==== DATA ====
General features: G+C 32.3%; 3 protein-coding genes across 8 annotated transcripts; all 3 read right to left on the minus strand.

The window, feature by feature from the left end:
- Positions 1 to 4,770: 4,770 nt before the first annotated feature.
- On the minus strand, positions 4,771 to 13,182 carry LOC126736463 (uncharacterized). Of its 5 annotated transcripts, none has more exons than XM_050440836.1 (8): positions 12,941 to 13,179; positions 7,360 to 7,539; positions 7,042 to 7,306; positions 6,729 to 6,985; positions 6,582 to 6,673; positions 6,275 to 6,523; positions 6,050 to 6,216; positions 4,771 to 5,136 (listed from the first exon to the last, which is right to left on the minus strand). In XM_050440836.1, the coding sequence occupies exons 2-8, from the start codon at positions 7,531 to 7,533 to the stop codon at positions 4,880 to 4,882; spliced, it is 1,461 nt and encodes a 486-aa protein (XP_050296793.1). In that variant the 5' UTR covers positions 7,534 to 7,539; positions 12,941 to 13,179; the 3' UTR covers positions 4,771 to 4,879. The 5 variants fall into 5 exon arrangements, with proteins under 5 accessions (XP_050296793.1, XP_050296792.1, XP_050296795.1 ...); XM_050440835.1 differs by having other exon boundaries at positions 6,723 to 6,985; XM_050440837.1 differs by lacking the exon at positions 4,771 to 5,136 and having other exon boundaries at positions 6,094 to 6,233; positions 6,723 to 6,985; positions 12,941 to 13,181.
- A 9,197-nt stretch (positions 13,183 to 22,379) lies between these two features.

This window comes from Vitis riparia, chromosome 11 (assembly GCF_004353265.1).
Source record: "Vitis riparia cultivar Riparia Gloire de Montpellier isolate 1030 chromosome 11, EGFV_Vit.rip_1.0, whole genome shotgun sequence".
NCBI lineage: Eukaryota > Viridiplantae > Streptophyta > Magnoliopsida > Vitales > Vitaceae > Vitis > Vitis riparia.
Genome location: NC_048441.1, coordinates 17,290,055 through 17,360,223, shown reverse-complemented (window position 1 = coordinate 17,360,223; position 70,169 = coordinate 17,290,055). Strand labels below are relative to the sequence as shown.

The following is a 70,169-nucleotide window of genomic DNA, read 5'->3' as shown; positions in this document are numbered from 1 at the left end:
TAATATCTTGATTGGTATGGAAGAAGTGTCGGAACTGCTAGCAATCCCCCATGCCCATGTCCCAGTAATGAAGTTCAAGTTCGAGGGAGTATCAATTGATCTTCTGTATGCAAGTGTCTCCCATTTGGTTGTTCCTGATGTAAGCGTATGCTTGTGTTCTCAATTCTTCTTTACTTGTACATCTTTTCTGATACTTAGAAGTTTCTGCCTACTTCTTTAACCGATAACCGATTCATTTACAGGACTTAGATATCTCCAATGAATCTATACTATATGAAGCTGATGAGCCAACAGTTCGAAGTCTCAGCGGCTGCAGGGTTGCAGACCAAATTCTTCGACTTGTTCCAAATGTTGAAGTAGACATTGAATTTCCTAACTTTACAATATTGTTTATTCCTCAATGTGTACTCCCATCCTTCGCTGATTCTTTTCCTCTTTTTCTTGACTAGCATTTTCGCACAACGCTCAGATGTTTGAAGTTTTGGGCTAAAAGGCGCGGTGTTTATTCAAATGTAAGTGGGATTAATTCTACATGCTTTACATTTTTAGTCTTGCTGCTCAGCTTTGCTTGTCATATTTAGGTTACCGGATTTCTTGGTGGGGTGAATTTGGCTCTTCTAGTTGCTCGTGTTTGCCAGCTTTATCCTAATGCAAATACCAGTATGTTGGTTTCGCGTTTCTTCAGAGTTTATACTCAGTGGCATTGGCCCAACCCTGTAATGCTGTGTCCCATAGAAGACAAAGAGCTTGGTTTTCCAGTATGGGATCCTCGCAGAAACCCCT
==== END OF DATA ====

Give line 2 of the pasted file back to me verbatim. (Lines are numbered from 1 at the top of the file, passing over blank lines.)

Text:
The window, feature by feature from the left end: